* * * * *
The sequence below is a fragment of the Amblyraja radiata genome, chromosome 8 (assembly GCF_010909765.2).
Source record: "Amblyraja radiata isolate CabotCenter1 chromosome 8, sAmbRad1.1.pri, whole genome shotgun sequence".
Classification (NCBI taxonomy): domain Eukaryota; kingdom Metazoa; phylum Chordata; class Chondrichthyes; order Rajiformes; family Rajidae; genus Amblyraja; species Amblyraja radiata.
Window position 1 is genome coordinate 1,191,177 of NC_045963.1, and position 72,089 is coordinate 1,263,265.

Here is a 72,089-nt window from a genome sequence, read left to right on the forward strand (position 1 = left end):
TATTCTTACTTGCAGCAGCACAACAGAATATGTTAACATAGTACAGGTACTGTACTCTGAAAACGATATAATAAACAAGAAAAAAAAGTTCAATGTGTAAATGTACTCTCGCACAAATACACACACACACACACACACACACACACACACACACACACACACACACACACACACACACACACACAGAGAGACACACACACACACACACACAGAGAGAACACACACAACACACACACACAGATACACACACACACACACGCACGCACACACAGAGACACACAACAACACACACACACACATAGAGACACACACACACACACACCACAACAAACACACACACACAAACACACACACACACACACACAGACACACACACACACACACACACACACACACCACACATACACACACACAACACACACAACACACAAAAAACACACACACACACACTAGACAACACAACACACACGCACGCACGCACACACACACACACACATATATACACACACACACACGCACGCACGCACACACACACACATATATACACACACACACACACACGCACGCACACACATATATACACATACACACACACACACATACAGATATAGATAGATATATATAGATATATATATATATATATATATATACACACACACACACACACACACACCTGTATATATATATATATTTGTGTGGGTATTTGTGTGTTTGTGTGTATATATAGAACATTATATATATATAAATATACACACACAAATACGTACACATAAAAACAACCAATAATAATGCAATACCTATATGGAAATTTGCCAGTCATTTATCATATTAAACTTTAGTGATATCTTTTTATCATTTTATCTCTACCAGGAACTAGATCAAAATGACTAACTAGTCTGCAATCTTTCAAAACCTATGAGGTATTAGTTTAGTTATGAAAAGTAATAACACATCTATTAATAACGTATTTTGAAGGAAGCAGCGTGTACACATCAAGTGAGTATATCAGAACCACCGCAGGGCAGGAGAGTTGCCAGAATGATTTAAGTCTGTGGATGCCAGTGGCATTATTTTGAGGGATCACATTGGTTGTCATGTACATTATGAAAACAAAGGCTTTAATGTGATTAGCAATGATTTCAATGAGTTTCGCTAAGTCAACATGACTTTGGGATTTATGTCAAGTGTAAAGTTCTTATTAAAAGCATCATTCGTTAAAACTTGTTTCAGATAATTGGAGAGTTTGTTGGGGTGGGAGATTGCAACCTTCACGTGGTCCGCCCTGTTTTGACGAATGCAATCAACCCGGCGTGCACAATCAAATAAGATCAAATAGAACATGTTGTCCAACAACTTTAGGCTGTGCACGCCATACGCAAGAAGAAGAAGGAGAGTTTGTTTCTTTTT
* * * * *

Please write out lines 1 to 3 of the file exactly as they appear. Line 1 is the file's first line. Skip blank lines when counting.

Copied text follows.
The sequence below is a fragment of the Amblyraja radiata genome, chromosome 8 (assembly GCF_010909765.2).
Source record: "Amblyraja radiata isolate CabotCenter1 chromosome 8, sAmbRad1.1.pri, whole genome shotgun sequence".
Classification (NCBI taxonomy): domain Eukaryota; kingdom Metazoa; phylum Chordata; class Chondrichthyes; order Rajiformes; family Rajidae; genus Amblyraja; species Amblyraja radiata.